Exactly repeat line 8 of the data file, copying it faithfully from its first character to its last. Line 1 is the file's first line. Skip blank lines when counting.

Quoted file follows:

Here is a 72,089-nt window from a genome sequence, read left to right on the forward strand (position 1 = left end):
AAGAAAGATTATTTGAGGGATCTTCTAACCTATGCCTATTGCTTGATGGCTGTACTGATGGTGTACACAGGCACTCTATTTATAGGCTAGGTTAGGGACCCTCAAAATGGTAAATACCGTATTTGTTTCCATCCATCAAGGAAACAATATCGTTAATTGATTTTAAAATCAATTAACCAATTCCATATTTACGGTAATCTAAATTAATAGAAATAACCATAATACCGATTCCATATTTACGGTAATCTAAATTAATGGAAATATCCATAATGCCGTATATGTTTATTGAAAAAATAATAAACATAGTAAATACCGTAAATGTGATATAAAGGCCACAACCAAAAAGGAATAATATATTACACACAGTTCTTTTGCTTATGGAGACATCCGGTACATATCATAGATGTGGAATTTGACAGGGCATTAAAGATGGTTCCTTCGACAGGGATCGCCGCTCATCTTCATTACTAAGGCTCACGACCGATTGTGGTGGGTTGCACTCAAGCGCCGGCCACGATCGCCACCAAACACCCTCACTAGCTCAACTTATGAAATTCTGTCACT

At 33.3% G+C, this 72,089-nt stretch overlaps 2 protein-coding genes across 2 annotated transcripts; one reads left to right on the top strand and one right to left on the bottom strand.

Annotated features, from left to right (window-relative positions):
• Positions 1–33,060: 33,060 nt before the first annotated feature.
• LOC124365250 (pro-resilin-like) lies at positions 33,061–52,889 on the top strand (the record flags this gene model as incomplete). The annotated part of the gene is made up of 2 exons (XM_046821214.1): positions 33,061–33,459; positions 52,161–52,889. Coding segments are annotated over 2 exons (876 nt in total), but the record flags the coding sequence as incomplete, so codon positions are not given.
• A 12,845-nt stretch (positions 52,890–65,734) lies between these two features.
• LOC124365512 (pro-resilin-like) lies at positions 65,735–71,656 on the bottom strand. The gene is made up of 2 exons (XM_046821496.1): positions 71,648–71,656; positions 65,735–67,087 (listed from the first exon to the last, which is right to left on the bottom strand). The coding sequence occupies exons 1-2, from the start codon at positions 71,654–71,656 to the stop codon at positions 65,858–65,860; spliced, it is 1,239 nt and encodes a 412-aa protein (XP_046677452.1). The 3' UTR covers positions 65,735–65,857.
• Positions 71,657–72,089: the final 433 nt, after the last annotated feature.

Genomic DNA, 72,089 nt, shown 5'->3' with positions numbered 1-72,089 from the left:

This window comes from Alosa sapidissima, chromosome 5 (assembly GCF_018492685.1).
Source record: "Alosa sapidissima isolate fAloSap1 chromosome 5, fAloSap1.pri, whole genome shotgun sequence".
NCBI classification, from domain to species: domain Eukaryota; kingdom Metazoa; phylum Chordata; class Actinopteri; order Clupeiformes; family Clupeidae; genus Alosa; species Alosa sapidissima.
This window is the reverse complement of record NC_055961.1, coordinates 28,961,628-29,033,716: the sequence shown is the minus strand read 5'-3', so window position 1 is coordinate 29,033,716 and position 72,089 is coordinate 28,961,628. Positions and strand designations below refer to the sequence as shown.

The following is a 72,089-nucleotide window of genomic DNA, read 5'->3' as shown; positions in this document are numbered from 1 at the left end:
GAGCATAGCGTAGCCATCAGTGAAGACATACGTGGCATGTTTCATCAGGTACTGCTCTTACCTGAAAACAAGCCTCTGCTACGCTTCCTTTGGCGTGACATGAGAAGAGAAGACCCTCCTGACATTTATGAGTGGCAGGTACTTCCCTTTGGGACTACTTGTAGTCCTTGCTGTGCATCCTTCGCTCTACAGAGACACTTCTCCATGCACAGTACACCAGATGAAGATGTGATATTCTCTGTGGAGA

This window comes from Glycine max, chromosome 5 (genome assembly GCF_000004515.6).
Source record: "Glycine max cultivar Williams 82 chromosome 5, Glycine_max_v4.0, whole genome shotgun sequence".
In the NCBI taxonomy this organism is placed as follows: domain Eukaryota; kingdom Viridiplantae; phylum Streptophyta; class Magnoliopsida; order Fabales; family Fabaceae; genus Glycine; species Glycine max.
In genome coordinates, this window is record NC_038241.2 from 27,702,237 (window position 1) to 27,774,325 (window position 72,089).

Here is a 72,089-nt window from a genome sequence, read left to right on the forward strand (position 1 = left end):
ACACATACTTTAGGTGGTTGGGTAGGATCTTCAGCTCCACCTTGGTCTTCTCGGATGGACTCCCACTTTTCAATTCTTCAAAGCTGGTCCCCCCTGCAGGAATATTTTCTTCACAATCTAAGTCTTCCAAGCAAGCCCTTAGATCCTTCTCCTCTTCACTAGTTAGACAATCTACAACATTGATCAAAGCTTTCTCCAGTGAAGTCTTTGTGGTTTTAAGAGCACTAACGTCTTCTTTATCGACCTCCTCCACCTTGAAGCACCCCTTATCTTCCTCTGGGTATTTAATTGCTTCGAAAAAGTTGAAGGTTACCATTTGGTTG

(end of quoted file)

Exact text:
• LOC124365512 (pro-resilin-like) lies at positions 65,735–71,656 on the bottom strand. The gene is made up of 2 exons (XM_046821496.1): positions 71,648–71,656; positions 65,735–67,087 (listed from the first exon to the last, which is right to left on the bottom strand). The coding sequence occupies exons 1-2, from the start codon at positions 71,654–71,656 to the stop codon at positions 65,858–65,860; spliced, it is 1,239 nt and encodes a 412-aa protein (XP_046677452.1). The 3' UTR covers positions 65,735–65,857.